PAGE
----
..the things that set the parameters of our ideas. Those formative events and thoughts that go with us on whatever weird trajectory we take through life. Politics is always like that, which is one of the reasons I mourn Robin Cook.
A short list of my own founding concerns would run something like this: The long recession of the 80s/early 90s, and the ERM crisis. I know the late 80s were pretty good statistically, but I doubt anyone would have noticed it had they had to base their estimates on West Yorkshire. Bradford, and Leeds for that matter, looked like there was a war on and we were losing. Now there is, we're losing, and they are much improved. It's the economy, stupid...and it was, both economic and stupid.
The Criminal Justice Act, 1994, Roads for Prosperity and such. And, just as importantly, the impassioned opposition to them. I still find it positively insane that the government tried to make music it didn't like illegal...and then I see the government wants to censor bookshops. I'm still angry about the Major government's insane transport policy and the violence it deployed to push it through, and even more so about them comparing themselves to the Romans whilst they were at it. And then I see the government busy widening the M25...
Bosnia. This is why I'm not a pacifist - after the years of obfuscation and hand-wringing, it turned out that a little force would have been enough to stop it all along. It also turned me on to the European achievement of keeping the peace in a continent of national states, and its failings. Much of the Iraq debate, at least in its blogospheric form, is essentially an extension of the Balkans and "Humanitarian Intervention" - if you were up for Kosovo, it seems, you were up for Iraq. Most of the "Decent Left", or whatever they call themselves this week, are essentially the remnant of the old intervention lobby less the ones who realised that the Iraq war was insane. Which makes me an outlier on the political graph - I agree with the idea of humanitarian intervention, and I see a need for a clearer legal doctrine, but I was against the Iraq invasion from before the word "go" for a mixture of moral and strategic reasons.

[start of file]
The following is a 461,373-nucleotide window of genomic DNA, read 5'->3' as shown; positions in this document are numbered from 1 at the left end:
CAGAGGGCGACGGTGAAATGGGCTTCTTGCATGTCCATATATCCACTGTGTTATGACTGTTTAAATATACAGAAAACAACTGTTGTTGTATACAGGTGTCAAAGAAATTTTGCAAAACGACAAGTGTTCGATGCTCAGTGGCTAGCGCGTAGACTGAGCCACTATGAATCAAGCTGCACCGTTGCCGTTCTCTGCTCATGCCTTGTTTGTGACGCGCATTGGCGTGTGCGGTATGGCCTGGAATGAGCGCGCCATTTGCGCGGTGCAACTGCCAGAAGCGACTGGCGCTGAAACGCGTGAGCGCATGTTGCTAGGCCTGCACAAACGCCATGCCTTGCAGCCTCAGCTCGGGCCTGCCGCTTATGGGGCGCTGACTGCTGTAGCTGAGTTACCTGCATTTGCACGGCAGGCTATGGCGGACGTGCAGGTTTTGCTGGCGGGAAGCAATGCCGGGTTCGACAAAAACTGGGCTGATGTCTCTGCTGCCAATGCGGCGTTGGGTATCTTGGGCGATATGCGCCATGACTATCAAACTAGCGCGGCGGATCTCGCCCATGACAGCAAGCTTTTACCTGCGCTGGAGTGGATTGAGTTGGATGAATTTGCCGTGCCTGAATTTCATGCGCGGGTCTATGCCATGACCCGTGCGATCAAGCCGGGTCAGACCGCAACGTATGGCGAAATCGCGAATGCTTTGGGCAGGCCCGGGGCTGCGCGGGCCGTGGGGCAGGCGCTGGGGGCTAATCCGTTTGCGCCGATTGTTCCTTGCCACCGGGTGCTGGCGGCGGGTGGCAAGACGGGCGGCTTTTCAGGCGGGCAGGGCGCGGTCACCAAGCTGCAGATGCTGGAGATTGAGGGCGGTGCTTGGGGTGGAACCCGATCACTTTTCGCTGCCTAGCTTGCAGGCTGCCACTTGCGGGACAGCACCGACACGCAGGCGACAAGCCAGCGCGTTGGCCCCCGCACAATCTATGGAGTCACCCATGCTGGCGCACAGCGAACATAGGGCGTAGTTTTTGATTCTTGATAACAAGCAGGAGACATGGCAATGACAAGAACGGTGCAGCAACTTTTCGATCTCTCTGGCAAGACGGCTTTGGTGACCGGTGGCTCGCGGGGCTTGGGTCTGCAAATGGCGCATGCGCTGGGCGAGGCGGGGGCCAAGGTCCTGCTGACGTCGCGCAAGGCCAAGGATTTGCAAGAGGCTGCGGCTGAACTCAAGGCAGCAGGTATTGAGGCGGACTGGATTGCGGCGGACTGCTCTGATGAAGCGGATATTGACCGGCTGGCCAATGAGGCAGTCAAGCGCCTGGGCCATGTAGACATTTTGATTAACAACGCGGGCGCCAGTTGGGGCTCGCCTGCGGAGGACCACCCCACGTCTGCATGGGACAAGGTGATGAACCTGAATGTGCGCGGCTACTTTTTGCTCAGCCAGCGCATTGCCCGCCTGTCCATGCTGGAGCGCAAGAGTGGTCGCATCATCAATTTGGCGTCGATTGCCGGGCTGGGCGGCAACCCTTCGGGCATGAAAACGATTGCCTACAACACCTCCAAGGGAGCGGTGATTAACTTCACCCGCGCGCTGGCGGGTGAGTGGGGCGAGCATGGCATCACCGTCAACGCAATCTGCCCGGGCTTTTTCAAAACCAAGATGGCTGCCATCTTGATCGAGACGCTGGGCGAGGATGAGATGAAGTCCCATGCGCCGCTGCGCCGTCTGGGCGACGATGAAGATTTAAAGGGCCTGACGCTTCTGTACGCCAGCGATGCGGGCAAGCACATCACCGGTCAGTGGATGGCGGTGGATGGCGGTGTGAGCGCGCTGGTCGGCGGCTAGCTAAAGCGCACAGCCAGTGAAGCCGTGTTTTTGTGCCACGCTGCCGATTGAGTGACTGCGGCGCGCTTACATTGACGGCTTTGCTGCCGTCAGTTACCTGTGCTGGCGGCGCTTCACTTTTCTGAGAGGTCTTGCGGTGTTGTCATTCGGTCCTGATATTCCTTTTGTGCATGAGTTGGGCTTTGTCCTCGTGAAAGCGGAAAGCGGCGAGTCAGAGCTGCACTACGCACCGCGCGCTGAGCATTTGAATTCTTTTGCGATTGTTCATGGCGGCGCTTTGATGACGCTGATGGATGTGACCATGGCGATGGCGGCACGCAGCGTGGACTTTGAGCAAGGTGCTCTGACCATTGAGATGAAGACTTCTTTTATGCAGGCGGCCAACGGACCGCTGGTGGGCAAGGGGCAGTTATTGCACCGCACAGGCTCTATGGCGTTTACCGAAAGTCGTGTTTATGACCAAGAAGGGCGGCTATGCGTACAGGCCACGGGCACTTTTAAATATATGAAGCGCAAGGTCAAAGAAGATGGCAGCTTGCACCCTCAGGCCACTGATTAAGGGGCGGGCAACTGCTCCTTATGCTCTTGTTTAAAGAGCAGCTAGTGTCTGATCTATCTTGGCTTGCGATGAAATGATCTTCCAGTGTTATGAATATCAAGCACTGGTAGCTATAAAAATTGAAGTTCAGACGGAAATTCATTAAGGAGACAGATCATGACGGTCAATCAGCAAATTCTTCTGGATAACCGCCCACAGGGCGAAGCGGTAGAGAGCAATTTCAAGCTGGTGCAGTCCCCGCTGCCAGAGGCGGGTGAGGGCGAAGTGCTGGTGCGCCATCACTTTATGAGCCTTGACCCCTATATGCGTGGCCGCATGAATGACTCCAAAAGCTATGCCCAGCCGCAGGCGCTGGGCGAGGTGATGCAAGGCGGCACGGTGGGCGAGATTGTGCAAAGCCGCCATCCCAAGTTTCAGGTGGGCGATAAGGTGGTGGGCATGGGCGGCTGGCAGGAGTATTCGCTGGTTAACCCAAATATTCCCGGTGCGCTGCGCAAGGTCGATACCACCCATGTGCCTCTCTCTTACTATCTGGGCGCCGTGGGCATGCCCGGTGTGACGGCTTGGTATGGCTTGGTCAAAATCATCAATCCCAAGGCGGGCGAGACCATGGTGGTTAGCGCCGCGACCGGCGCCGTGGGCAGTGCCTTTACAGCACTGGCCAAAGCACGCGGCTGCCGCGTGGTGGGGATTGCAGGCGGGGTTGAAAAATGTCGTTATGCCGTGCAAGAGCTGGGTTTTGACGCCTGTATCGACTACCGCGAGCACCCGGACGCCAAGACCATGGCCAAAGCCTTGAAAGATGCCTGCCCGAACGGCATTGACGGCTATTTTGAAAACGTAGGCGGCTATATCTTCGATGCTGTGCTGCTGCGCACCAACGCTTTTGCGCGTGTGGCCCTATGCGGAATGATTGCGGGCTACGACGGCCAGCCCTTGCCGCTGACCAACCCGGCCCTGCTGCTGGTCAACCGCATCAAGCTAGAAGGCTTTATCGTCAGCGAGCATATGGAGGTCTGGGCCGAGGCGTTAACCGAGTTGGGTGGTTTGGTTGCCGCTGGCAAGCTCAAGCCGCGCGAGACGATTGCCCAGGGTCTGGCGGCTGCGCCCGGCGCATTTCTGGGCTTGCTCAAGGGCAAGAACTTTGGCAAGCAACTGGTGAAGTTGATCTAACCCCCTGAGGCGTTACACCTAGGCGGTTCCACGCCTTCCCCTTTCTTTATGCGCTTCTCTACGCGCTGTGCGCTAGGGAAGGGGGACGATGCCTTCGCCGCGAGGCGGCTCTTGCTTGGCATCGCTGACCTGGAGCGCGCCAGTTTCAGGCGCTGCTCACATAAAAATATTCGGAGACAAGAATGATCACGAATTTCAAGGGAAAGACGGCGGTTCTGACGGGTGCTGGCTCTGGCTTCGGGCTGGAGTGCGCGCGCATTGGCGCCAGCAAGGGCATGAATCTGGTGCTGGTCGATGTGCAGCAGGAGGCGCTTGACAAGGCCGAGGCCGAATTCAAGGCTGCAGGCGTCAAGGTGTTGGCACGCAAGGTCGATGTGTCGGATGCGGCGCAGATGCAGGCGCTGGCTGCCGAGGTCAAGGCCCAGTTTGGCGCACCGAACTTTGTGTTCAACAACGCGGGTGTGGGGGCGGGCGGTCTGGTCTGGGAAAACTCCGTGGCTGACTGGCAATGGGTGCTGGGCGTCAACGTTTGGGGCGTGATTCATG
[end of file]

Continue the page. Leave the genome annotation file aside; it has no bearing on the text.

Aitken, Archer, and BSE. Ah, the classic scandals. When you next hear rightwing people howling about "Oil for Food", you better remind them of how a cabinet minister who had financial interests in the sale of dual-use gear to Iraq intervened in a criminal case to keep evidence secret. And how John Major, who conventional wisdom now says was "portrayed as sleazy" by Alistair Campbell, changed the Bill of Rights of 1688 so Jonathan Aitken could sue the Guardian - entirely fraudulently, in the process inducing his daughter to perjure herself. I remember delivering the newspapers through how many dark winter mornings, reading the latest eruption of sleaze or monster policy in the headlines. I can still remember where I was when I delivered the Grauniad's He Lied And Lied And Lied issue, but not A Liar And A Cheat, although I remember reading it.
Which pretty much sets the picture for most of my political concerns. Obviously, I didn't take any of them that far. I didn't run away to lash myself to Manchester Airport or join the Mujahideen. Some people did.
(Please note - I'm working up to another post about West Yorkshire, multiculturalism, and the recent past, but it's going to be tough. As is the long-delayed Chichakli.com rebuttal.)